South Africa captain Dane van Niekerk led from the front with an unbeaten fifty as her Oval Invincibles defeated the Manchester Originals with just two balls to spare in the inaugural match of English cricket's new The Hundred competition on Wednesday.
Invincibles skipper Van Niekerk's 56 not out off 42 balls saw the hosts finish on 139-5 as they chased down a target of 136 for a five-wicket win at their Oval home ground.
A tournament three years in the making finally got underway following a 12-month delay due to the coronavirus pandemic with a standalone women's match.
Of all the fears expressed about the Hundred, be its impact on the existing 18-county structure and scepticism about its projected £50 million ($69 million) revenues, few concerned the quality of cricket.
And in a match featuring five Proteas internationals there was plenty of high-class play for a sparse crowd of 7 395 to enjoy.
Meanwhile, the higher pitched than usual cheers of Wednesday's spectators suggested the tournament was on its way to achieving one of its main aims - a younger, more female audience.
"It's been a tough 12 months, injury wise, and I was really nervous," Van Niekerk told the BBC.
"But I put in a lot of work and I was glad I pulled through for the team.
"I had so much fun, it's a great tournament to be part of."
Meanwhile, Originals captain Kate Cross was elated despite being on the losing side.
"Obviously we're disappointed not getting over the line but what a night," she said.
"I thought they batted brilliantly in the circumstances. It was a great night for the Oval girls on their home pitch."
The England pace bowler added: "It's the biggest and loudest crowd I've ever played in front of, including international cricket."
Not everything went according to plan, however.
The Hundred, shorter than a 120-ball Twenty20, has been designed to be finished in two-and-a-half hours so as to suit the needs of terrestrial television.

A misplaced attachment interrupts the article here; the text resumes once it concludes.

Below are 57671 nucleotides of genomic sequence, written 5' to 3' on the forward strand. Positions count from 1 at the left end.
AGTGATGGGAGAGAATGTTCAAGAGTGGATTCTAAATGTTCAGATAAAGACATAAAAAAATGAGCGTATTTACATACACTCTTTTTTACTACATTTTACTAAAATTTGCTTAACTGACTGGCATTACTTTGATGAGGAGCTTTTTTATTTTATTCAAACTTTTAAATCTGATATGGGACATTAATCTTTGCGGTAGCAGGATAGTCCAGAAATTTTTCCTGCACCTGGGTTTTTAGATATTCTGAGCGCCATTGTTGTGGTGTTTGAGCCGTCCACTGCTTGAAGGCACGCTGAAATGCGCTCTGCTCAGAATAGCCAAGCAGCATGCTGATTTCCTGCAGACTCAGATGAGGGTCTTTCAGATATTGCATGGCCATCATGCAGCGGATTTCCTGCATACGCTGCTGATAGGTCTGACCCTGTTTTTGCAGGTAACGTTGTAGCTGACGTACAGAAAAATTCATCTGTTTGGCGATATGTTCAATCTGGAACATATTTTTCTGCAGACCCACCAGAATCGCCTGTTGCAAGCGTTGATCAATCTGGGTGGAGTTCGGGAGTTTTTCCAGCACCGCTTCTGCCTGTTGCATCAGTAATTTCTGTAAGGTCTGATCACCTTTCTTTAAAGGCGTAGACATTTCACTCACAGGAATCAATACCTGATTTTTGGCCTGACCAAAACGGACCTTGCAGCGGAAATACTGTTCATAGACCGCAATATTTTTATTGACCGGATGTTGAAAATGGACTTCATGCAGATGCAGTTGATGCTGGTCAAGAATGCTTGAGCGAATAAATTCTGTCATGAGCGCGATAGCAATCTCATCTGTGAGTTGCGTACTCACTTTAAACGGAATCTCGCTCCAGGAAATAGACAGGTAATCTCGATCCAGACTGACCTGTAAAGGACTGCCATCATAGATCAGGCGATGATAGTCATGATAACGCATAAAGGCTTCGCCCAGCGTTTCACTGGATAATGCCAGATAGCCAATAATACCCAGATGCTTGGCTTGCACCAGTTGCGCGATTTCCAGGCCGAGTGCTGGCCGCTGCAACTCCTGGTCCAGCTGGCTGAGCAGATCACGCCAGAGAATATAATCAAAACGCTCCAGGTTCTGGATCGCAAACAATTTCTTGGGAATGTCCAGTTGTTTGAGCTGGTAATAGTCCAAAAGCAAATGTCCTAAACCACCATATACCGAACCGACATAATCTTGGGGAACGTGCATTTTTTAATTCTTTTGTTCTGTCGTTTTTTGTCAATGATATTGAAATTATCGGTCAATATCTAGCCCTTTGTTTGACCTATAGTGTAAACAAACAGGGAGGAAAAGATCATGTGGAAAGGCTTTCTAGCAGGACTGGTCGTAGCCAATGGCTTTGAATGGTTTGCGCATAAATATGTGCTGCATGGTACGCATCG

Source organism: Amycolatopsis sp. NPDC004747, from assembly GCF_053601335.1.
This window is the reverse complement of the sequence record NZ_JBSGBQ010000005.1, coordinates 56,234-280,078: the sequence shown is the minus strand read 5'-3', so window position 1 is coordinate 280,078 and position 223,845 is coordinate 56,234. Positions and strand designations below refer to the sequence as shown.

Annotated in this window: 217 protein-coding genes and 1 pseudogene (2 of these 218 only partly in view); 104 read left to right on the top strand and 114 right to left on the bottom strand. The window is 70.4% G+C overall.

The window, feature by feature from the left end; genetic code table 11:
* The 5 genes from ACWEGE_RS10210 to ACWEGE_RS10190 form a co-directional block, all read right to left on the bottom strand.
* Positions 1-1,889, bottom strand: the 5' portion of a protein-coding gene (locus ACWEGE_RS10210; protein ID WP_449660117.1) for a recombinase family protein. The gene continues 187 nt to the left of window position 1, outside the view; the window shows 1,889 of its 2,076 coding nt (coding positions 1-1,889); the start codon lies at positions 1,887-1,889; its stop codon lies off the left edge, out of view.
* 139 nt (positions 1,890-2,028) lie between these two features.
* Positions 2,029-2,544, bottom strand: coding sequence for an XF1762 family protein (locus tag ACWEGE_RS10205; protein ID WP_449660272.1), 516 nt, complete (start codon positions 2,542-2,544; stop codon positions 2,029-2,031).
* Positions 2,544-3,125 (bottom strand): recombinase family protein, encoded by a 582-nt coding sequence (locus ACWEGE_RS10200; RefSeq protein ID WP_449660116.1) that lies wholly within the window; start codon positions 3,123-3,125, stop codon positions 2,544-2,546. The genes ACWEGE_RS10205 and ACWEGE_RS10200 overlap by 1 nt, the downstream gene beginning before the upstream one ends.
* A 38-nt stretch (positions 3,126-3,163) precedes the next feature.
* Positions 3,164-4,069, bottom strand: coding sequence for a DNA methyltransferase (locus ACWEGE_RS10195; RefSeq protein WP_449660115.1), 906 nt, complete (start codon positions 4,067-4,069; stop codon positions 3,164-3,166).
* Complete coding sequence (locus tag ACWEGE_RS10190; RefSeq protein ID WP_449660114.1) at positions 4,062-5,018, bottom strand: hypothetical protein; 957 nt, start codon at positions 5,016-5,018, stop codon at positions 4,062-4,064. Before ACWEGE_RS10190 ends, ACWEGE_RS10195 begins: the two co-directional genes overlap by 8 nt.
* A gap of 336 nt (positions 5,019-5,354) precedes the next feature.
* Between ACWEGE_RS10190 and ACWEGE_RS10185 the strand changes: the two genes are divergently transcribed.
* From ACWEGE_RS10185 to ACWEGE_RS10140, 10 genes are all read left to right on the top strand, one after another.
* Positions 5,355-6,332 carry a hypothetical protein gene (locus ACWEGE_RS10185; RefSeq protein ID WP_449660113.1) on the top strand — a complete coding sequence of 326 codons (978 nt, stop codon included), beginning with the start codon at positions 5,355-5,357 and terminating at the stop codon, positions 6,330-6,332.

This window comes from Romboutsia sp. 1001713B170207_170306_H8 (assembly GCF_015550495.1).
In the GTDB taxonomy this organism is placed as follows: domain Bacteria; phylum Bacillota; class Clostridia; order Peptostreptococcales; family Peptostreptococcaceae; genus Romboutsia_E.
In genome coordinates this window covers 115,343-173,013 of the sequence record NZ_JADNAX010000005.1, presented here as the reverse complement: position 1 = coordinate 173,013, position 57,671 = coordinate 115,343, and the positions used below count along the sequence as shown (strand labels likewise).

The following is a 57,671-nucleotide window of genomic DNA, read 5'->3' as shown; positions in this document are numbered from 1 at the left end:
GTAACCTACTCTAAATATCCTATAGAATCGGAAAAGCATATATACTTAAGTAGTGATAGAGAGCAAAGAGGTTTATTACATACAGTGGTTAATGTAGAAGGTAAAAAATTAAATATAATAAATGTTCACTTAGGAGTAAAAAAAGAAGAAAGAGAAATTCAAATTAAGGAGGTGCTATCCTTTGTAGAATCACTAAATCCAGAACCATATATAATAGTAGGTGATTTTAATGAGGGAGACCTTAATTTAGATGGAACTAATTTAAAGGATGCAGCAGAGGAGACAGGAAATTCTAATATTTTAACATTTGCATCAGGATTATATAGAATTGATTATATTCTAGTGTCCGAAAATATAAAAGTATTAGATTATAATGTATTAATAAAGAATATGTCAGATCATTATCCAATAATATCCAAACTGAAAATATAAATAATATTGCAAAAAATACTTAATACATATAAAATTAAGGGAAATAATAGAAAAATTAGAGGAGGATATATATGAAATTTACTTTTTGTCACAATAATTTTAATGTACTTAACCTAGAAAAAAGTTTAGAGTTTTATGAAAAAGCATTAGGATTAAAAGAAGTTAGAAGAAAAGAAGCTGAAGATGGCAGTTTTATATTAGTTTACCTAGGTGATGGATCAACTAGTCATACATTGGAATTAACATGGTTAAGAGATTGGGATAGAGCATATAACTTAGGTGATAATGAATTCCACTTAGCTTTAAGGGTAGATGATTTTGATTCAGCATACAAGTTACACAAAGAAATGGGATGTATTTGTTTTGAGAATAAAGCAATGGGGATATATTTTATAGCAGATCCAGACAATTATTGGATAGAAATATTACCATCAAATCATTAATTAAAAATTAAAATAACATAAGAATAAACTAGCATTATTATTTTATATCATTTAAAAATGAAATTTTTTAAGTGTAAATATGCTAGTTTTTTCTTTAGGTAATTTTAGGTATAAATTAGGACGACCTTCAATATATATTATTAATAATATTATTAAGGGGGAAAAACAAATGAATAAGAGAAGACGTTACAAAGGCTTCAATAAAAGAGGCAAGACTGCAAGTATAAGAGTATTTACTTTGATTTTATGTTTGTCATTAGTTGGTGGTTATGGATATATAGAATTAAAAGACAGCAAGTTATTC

But Wednesday's match, perhaps unsurprisingly, over ran its allotted time.
And the very start of the match saw the 100 balls per innings match transformed into 101 when Proteas pace bowler Marizanne Kapp - the wife of Van Niekerk - bowled a legside wide.
But Kapp soon had the honour of taking the competition's first wicket when Emma Lamb was caught behind for a duck.
South Africa opener Lizelle Lee's 42 helped the Originals reach 135 for six off their 100 balls, with India's Harmanpreet Kaur, one of the truly global stars of the women's game, adding an entertaining 29.
Among the innovations being pioneered in the Hundred, which does away with the concept of the six-ball over, is the tactical time-out.
This produced one of the biggest cheers of the evening when the break allowed a young girl in the stands to sing a soaring rendition of Wiz Khalifa's 'See You Again' over a presenter's microphone -- a performance applauded by the players on the field as well as her fellow spectators.
Cross took two wickets in two balls before the she was denied a hat-trick.
It looked she would lead the visitors to victory, however, when the Invincibles slumped to 26-3.
But the married couple of van Niekerk and the big-hitting Kapp turned the tide.
Dropped catches cost the Originals dear, and van Niekerk brought up her fifty with another boundary.
Van Niekerk, fittingly, hit the winning runs when an edged boundary flew past the wicketkeeper, a four greeted with shrieks of joy from her adoring fan club.